What is more, the campaign is mind-numbingly simplistic in its understanding of the causative factors leading to poor health, especially in the elderly. Take the advice on keeping warm, for instance. Of course cold weather is a significant factor in morbidity and mortality in the elderly, but are we really to believe that the major factor influencing the impact of cold weather on the elderly is that no-one has ever suggested they wrap up warm? Might not fuel poverty, social isolation, loneliness and mental health problems have a little more to do with it? And as for eating well as a way to stay healthy - do we really want to insult the over 65s by suggesting that they haven’t lived long enough to work that one out for themselves?

The problem with this campaign is that while the health advice is relatively innocuous, the message that will stick will be the strapline. People who were perfectly happy to care for themselves will see their pharmacist ‘just in case’; pharmacists, good as they are will refer some of these people to their GP ‘just in case’, and another person with a self-limiting illness will have been turned into a patient, and will go home with the belief that they needed to see a doctor, and a little less empowered to care for themselves the next time.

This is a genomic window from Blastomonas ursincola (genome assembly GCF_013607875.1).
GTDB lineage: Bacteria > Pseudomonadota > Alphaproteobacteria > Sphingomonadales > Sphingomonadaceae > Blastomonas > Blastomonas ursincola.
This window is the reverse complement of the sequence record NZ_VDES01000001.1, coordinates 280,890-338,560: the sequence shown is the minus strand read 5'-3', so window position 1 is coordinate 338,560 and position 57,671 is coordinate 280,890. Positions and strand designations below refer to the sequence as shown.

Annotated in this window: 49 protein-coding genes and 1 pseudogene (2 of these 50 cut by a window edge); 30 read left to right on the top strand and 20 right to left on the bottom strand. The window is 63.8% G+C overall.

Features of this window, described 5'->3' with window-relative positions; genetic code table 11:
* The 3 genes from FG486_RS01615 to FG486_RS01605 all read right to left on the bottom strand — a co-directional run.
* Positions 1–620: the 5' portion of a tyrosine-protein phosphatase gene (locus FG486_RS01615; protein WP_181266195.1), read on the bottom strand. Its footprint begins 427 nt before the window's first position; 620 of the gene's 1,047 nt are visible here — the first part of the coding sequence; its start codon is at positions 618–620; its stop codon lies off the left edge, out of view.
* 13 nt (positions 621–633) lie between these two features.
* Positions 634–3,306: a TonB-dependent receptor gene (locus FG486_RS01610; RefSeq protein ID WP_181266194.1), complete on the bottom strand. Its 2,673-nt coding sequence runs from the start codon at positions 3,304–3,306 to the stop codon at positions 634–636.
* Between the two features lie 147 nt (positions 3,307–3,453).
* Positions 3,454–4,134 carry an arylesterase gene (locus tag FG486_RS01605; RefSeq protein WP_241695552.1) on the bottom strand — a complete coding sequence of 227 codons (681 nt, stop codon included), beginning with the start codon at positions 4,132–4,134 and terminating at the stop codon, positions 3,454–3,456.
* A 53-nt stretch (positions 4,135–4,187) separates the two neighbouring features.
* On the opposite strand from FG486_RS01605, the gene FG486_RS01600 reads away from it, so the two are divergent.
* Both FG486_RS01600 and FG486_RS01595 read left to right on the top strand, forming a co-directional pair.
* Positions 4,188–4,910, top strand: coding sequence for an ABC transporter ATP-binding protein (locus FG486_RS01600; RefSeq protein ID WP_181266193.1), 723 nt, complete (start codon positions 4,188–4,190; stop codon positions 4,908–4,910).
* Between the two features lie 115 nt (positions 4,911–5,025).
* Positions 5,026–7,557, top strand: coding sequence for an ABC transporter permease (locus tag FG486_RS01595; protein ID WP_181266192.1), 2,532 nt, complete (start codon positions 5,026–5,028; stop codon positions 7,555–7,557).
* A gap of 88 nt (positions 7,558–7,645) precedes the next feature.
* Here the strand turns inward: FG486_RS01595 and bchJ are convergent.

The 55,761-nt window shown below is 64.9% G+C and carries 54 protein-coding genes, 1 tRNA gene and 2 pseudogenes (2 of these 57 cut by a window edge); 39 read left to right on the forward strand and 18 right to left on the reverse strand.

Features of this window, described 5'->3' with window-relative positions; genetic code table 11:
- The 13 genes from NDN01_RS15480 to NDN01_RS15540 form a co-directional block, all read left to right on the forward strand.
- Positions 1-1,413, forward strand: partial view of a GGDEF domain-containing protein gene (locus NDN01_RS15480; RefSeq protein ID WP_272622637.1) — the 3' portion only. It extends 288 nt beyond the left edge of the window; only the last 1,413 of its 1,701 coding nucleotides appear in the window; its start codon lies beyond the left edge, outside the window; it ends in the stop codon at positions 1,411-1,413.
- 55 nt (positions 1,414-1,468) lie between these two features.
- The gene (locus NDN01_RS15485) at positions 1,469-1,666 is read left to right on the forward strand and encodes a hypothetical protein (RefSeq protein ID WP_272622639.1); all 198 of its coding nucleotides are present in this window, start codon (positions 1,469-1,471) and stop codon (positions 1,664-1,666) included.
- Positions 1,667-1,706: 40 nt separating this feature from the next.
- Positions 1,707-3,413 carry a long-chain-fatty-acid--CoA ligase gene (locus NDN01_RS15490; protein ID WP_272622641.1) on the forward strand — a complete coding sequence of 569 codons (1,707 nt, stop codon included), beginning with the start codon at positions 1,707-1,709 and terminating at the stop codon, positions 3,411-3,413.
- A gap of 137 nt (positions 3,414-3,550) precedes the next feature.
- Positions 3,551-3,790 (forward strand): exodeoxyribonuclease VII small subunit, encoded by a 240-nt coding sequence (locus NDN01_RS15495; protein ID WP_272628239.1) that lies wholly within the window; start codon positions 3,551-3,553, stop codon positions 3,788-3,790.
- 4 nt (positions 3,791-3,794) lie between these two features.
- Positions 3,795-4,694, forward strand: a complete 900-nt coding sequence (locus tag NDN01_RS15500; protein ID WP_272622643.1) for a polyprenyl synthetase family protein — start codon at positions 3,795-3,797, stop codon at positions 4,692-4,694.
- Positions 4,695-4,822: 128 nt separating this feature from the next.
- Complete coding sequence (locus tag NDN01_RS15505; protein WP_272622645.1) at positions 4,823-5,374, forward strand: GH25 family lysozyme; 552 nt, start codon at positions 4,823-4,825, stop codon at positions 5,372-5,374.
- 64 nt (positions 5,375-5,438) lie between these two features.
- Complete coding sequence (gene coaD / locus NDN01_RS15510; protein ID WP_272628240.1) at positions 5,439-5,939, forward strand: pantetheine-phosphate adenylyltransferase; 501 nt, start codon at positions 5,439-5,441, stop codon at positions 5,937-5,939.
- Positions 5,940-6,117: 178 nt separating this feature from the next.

Dr Martin Brunet is a GP in Guildford and programme director of the Guildford GPVTS. You can tweet him @DocMartin68

Readers' comments (6)

  • David Bush

    Nail firmly hit on head!

    Unsuitable or offensive? Report this comment

  • Great writing and valid points as ever Martin, but to play devil's advocate haven't I just read an email from NHS England to say influenza is here and we can use Tamiflu/Relenza for the early stages of flu-like illness in at risk groups? Another question altogether over whether these prevent secondary infection... but raises the issue that we have antivirals at our disposal now too, apparently, not just antibiotics...

    Wonder if Big Pharma had a hand in this latest campaign or is that too conspiracy theorist...?

    Unsuitable or offensive? Report this comment

  • Wonderful advice. Spread your cold germs to all and sundry via surgery waiting rooms. Somebody's drumming up trade.

    Unsuitable or offensive? Report this comment

  • Very well said, Martin. This campaign is exactly the opposite of what we desparately need. Yes, we need to encourage many to present not hide worrying symptoms. However, scaring the "normally well" can only increase competition for appointments and restrict access for those whom Medicine could help.

    Unsuitable or offensive? Report this comment

  • Reduce demand and cut costs as budgets need balaning message to Health Professionals.

    Stoke up demand to ever increasing levels along with public expectation on the other.

    Blame GPs when cold not fixed immediately, as GPs not caring for their sick patients.

    Politics and DOH policy in a nutshell.

    Unsuitable or offensive? Report this comment

  • Perhaps we just need wards that are able to admit, treat and arrange early appropriate discharge?

    Unsuitable or offensive? Report this comment

Have your say

  • Print
  • Comments (6)
  • Save